19 VALIDATION OF THE FLESCH-KINCAID GRADE LEVEL 19 Dependent variables Score of comprehension questions. Participants had to answer between four to seven open questions on each of the three texts they received. Although McLaughlin (1974) has expressed his concern about the question test, this measurement of comprehension seemed most suitable for this study. Because multiple choice questions offer the chance of guessing the right answer, in this study, open-ended questions were used in order to test comprehension. Another rationale for this choice was that the high school students are already familiar with this way of questioning since this resembles the questions that are used in the text books and exams. After the questions were answered, the answers were coded. A point system with zero points for an incorrect answer and one point for a correct answer was used. There were 111 questions for 24 texts (see Appendix A). Out of these 111 questions, 29 were adopted from the reading sections of the schoolbooks. The rest of the questions was generated by the researcher. For the data analysis, nine questions had to be split up in two questions because questions were too ambiguous or contained two answers. Likert scale estimation. For a subjective estimation of text difficulty, the participants were also asked to rate how difficult they thought each of the three texts was on a 7-point Likert scale (1 = very easy and 7 = very difficult). Materials The texts that were presented to the participants stem from books that are currently in use at schools in Hengelo, Overijssel, the Netherlands. They all come from the same publisher (Noordhoff & Wolters) but differ in editions. A total of twelve books of the subject Dutch was collected for four grades and three different types of schools. Since the books stem from the same publisher, the structure of all books was basically the same (except for havo 5 and vwo 4, which had a slightly different structure). All books were divided in eleven sections. These were: - Reading (Lezen) - Speaking, watching, listening (Spreken/kijken/luisteren) - Writing (Schrijven) - Task (Taak) - Study skills (Studievaardigheid) - Language and vocabulary (Taal en woordenschat)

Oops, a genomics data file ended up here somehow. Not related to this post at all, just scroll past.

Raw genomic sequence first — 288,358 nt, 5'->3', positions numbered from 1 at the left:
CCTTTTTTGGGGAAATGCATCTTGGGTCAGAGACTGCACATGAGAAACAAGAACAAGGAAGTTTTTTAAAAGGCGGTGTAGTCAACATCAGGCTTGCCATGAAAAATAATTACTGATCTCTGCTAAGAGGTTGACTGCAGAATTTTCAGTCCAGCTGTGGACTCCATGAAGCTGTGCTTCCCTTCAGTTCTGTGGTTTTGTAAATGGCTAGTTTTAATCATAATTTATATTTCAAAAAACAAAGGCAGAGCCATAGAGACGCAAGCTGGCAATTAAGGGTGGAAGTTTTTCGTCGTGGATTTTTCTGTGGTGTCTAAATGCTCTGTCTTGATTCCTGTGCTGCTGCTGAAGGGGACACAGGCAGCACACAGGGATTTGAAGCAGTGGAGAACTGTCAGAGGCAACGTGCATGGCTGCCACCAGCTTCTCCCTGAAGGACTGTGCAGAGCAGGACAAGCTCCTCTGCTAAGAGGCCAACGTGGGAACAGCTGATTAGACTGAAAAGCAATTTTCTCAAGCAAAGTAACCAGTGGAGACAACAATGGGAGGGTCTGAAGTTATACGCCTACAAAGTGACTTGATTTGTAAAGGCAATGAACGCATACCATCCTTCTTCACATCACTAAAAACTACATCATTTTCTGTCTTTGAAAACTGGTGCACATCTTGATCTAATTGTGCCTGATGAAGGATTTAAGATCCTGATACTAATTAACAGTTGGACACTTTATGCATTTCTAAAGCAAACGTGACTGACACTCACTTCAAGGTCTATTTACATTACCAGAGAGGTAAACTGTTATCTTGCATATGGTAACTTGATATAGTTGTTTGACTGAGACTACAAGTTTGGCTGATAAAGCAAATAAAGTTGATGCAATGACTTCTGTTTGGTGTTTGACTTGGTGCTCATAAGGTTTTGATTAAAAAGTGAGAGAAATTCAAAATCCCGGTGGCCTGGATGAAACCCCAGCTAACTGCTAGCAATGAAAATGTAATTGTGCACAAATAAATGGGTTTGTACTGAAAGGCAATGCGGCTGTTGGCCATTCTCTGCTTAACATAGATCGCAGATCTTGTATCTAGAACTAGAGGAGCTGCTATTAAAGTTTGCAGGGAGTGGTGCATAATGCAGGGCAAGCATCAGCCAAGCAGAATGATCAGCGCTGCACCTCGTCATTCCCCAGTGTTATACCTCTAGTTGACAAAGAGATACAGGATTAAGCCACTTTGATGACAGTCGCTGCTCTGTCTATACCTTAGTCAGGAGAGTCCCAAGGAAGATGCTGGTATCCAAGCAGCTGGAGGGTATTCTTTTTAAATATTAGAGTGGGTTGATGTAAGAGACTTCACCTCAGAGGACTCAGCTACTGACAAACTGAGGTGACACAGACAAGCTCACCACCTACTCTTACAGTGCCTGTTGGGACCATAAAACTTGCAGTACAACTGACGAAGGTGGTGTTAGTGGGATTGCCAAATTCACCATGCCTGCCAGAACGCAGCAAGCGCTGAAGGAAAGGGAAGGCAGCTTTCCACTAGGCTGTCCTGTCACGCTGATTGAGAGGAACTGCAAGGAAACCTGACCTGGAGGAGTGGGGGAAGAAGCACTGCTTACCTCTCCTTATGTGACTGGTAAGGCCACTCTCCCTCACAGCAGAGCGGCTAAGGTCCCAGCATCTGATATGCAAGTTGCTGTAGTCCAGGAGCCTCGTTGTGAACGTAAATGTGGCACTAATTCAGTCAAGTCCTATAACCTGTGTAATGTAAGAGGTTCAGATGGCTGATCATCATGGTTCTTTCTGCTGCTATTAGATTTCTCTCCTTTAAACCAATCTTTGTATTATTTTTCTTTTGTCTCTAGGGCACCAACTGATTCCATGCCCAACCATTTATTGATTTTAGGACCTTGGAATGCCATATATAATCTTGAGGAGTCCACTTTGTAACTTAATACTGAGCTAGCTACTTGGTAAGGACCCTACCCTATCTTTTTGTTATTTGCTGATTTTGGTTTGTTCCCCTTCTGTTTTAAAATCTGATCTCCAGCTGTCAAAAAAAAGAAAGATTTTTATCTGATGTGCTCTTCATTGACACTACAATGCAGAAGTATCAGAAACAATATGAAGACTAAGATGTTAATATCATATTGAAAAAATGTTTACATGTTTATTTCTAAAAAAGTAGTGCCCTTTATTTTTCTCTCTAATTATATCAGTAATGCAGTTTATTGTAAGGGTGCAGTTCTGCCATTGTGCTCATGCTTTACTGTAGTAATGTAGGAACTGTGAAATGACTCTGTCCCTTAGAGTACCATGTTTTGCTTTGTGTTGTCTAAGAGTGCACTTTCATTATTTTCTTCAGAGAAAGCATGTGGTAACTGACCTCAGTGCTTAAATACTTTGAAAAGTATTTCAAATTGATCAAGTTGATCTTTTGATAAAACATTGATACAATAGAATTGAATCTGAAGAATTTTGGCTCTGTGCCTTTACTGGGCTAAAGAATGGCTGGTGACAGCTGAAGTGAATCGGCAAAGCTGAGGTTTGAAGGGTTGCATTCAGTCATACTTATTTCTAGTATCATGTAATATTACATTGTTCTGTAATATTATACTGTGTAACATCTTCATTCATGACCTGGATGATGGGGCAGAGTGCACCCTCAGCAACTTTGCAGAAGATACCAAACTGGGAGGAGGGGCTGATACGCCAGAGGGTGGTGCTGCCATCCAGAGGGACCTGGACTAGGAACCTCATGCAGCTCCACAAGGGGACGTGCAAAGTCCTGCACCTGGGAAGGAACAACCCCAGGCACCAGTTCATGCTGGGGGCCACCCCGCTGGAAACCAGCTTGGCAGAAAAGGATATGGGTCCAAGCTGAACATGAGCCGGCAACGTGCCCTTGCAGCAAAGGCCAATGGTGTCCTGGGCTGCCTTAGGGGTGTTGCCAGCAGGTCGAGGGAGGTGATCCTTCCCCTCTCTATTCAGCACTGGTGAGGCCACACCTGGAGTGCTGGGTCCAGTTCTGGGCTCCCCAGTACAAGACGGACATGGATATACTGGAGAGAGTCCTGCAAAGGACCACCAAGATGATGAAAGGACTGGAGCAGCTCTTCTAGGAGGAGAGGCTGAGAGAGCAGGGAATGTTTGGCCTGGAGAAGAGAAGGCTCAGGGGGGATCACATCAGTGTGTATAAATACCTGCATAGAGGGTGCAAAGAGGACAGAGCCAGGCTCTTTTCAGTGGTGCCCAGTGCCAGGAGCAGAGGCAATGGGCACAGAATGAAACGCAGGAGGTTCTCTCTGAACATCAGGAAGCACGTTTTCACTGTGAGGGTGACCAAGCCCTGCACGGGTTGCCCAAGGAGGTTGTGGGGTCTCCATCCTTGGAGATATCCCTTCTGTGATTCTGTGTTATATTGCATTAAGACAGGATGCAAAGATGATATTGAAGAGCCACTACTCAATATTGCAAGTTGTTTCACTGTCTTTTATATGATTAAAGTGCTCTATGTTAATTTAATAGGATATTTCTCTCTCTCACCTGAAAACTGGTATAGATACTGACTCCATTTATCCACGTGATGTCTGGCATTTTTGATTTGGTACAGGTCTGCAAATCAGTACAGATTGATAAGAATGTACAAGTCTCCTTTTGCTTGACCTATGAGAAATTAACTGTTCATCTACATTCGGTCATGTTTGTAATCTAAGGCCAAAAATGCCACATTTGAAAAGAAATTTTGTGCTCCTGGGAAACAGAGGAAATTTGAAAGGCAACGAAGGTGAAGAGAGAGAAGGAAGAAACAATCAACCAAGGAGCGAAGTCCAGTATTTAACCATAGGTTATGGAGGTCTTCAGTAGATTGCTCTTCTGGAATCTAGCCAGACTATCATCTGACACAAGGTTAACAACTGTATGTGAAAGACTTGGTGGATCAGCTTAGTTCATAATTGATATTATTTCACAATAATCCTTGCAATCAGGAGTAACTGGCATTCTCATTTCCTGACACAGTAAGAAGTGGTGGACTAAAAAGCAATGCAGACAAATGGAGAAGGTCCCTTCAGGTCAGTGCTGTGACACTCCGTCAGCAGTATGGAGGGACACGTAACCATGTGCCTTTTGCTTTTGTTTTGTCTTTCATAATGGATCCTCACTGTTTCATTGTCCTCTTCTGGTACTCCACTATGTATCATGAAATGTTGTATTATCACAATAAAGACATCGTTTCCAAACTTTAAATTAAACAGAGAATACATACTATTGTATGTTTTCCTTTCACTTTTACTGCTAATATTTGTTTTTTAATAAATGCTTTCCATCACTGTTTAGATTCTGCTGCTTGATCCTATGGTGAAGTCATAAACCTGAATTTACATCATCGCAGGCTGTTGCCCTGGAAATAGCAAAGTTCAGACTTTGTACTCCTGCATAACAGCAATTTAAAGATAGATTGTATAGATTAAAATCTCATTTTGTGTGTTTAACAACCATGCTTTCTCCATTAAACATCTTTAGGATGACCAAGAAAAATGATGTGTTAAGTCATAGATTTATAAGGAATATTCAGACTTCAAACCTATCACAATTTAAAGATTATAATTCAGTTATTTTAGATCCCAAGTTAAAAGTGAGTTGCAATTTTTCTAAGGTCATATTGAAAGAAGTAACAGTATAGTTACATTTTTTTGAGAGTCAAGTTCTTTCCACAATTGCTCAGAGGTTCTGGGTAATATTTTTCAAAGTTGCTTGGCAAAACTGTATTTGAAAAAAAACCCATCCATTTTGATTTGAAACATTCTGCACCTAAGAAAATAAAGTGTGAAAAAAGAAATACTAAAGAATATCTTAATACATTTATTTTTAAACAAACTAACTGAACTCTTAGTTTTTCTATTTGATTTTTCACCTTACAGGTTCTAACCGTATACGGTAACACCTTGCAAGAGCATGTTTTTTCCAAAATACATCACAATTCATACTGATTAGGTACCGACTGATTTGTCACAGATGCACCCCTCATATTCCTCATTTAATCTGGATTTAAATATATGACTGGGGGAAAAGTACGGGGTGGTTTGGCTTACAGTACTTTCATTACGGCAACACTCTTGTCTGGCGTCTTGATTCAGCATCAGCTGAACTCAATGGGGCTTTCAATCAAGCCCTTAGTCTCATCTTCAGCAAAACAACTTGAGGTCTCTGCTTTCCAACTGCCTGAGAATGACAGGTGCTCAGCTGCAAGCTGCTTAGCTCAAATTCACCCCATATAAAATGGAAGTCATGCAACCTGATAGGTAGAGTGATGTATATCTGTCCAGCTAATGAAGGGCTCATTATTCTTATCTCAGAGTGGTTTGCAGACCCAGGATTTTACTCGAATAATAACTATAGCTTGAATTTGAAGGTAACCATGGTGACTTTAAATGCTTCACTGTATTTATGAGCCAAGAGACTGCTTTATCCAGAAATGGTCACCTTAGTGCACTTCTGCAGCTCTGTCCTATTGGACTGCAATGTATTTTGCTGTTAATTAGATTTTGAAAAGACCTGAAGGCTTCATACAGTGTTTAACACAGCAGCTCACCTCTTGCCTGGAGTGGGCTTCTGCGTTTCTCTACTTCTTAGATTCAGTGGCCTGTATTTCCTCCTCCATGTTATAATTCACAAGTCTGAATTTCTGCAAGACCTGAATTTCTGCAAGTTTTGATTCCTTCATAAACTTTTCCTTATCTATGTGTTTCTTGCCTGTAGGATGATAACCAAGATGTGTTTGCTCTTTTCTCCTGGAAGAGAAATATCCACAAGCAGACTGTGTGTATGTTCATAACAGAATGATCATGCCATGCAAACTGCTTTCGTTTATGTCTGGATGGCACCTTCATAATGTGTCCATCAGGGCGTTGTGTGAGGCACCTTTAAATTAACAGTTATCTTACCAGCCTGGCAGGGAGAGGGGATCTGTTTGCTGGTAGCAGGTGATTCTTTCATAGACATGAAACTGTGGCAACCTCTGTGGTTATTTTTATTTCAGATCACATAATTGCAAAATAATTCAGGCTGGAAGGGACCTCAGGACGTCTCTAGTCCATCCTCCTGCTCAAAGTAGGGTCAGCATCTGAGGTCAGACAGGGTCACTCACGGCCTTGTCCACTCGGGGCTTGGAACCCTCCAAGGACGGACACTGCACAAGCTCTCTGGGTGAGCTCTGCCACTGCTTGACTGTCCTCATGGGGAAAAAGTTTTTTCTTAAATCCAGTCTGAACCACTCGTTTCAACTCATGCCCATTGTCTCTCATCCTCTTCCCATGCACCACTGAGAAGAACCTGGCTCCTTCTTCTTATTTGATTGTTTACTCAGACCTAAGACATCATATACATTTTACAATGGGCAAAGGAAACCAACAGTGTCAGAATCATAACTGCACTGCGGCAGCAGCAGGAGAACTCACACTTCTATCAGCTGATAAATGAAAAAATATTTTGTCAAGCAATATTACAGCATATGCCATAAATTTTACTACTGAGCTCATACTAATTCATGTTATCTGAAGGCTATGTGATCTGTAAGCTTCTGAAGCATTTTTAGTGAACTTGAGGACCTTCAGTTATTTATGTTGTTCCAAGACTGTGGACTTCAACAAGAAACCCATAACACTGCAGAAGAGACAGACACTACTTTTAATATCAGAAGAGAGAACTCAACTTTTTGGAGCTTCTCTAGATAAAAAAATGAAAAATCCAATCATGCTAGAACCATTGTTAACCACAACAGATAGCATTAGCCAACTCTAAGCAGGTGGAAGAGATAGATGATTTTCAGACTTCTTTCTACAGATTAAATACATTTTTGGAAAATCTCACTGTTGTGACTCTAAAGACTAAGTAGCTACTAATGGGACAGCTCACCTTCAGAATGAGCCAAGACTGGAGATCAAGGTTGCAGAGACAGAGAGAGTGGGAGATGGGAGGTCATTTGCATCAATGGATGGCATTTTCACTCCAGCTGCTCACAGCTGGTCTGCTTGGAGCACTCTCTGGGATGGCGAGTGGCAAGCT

20 VALIDATION OF THE FLESCH-KINCAID GRADE LEVEL 20 - Grammar (Grammatica) - Spelling (Spelling) - Fiction (Fictie) - Examination (Test) - Project (Project) Since the reading section was also provided with comprehension and grammatical questions and deliberately selected for reading purposes, this section was chosen for the experiments. All reading sections of the twelve books were scanned by an optical character recognition (OCR) scanner. A total of 247 texts was extracted. Subsequently, the texts were copied to Microsoft s MS Word and adjusted, if necessary, in order to apply the Flesch- Kincaid Grade Level formula to them. Besides adjusting misspelling, the captions needed to be provided with a full stop. This was done in order to avoid that the number of words in a caption is added to the following sentence, which results in an incorrect readability score. For an example, see the text below. Ster in de stad Bombaytour voor 6-13 jaar In Tropenmuseum Junior kan iedereen een ster worden! Ga mee op ontdekkingsreis naar Bombay, de grootste stad van India. Duik in het leven van deze miljoenenstad en maak kennis met z n inwoners. Ervaar hoe ze hun dromen proberen waar te maken. Het meisje Gauri bijvoorbeeld: met maar één been, danstalent en doorzettingsvermogen, straalt ze als een ster in eigen stad. Ook jij kan een poging wagen. Begin onderop, grijp je kans en wie weet dans je wel mee in een Indiase videoclip. Niet zomaar een videoclip. Het is Thoemka Laga, gezongen door de beroemde Bollywoodzangeres Asha Bhosle. Na afloop kun je de clip bestellen waarin je zelf meedanst. Van de straat tot superster. Kom naar Tropenmuseum Junior en maak het in Bombay. Ook leuk voor een verjaardagspartijtje. Kijk voor tips op Without adding full stops the Flesch Kincaid score would be However, when adding full stops, the readability score of this text is Justification of text choice Out of the 247 texts, 24 were chosen for the experiment. In order to validate the readability formula, the texts with the highest and lowest readability score of each grade and type of school were selected for the experiments (see Appendix B). Only one exception was